Most people who have any involvement with children in care will know that one of the biggest issues is an extraordinarily high level of, what is often euphemistically called, “placement turnover”. Or, more honestly, the number of homes a child has while in the care of the state. The reasons for this problem are manifold and would require a lengthy book and not a blog post so I am going to focus on one, but before I do that I think it is worth reflecting on what moving a child around really means:
Let’s say a child has been removed from her family at 4-years old, and this has been necessary to protect her from harm. Let’s imagine that by the age of 12 she has had five different foster or children’s homes (this is very conservative – double digits are common, 27 homes by the age of 11 is the worst case I have seen but I am sure others will have even more shocking examples). This means that on five different occasions, she has been moved, probably without much warning, to a strange house, possibly in an area she does not know, to be looked after by another set of adults she has never met before – who she will somehow be expected to trust and accept. Is it any wonder if this 12-year old girl does not bother to invest in a relationship with the fifth set of adults?
Perhaps, if a child is lucky, she will have had maybe one or two homes she lived in for a shortish period of time and then one, which appeared stable, where she lived for several years. As she enters adolescence, the early trauma becomes more manifest and this, combined with a level of risk taking, common to many teenagers, leads to behaviour which the adults involved consider too “high risk”. Her current home, usually at this point a foster home, is deemed unable to keep her safe. So she is moved, often, in these circumstances, to a children’s home.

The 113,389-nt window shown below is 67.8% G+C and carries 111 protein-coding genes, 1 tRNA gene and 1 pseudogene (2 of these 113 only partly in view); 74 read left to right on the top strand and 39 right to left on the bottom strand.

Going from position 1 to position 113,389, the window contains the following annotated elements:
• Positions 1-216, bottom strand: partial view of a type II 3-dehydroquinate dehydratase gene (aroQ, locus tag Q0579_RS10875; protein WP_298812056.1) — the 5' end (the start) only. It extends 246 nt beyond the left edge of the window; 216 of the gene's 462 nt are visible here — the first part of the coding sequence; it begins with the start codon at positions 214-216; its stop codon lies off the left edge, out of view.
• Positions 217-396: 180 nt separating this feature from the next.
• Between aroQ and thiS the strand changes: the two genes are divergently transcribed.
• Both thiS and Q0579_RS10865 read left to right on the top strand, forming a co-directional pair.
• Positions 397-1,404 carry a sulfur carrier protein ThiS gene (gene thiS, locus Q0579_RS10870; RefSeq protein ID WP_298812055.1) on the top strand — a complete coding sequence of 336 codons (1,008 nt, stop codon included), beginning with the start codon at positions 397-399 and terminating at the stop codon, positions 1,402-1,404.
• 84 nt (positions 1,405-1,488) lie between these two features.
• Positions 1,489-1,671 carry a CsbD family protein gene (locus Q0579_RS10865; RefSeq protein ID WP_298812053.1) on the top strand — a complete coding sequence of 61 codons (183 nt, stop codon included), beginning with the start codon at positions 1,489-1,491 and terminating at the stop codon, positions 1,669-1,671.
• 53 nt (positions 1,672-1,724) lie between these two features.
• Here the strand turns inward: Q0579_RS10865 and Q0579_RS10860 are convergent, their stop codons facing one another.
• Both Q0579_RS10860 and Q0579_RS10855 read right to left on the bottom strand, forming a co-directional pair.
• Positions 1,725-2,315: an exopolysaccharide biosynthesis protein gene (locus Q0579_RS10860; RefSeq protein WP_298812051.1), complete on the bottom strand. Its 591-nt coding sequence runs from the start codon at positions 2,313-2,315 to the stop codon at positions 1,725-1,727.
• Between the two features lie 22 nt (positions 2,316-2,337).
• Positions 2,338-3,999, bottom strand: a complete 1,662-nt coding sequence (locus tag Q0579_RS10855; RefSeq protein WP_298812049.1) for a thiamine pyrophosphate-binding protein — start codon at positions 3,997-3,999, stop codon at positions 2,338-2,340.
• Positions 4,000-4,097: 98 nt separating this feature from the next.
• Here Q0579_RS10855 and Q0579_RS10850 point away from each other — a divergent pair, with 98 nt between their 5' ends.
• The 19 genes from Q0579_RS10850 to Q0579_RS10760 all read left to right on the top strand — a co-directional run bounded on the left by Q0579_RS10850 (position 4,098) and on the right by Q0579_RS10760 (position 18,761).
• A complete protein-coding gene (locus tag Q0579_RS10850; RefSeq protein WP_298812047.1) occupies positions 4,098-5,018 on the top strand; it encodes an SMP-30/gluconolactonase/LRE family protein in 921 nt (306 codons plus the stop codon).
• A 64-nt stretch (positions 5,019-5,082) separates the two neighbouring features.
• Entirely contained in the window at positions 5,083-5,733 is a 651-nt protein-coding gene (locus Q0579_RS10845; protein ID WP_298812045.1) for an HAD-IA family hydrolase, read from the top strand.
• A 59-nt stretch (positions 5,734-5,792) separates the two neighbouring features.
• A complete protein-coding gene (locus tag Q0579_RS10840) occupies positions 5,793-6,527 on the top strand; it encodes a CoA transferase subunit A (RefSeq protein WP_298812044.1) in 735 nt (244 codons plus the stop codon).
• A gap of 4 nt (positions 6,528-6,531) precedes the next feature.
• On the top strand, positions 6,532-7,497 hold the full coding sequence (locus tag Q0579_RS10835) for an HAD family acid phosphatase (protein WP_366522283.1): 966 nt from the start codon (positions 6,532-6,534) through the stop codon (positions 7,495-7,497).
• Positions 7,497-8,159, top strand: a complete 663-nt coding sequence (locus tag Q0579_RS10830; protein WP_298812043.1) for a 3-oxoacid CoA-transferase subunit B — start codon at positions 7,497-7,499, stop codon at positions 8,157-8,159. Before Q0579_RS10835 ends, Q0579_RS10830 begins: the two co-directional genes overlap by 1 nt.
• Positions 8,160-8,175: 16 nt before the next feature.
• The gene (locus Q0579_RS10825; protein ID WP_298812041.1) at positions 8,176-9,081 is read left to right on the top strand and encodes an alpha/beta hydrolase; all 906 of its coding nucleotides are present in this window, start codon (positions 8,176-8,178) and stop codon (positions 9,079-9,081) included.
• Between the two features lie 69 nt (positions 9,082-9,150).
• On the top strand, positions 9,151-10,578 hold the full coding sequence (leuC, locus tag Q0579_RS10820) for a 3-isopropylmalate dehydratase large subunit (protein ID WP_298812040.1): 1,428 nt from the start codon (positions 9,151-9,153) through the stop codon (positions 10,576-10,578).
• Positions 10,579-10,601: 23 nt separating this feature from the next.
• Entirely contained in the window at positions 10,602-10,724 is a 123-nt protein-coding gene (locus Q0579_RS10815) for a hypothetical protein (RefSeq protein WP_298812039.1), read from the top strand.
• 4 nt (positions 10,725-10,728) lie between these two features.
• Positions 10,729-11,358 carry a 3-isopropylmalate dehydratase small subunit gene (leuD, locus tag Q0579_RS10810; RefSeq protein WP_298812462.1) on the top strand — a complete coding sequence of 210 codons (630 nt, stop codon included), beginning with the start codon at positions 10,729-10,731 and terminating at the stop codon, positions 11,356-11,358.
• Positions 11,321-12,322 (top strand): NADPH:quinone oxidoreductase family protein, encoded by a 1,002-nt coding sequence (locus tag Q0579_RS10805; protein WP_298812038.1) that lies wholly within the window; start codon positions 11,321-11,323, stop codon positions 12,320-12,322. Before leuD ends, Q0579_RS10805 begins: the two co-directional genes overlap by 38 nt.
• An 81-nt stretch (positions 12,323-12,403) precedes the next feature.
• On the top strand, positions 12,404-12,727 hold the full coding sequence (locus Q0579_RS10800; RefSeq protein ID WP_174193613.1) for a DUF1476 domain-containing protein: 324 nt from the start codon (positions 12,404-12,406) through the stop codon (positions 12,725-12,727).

A few weeks or months later, the children’s home decides it is equally unable to keep the young person safe, so she is moved to another children’s home – without anyone bothering to consider how this new home will be in a better position to keep her safe than the previous one. And of course it can’t, so she will be moved again.
Occasionally, if the risk is considered very high, she will move to a secure children’s home, but, under the current system, the secure order will likely last three months, after which she will not return to the previous children’s home but another one, to be looked after by another set of strangers in an area she does not know. However skilled and well-meaning the staff of the secure home are, unless they are magicians, nothing meaningful will have taken place in those three months to address the causes of the risk-taking behaviour. Indeed, such is the level of disruption in her life, and with no consistent and reliable adult relationships, it is very very likely the risk-taking behaviour will increase.
In my experience, the two most common reasons a home is deemed not to be able to keep a child safe or “manage the risk”, are because of high-levels of self-harm or suicidal behaviour and, perhaps even more commonly, because they are running away and at risk of, or definitely, being exploited, – sexually, via county lines drug running, or both.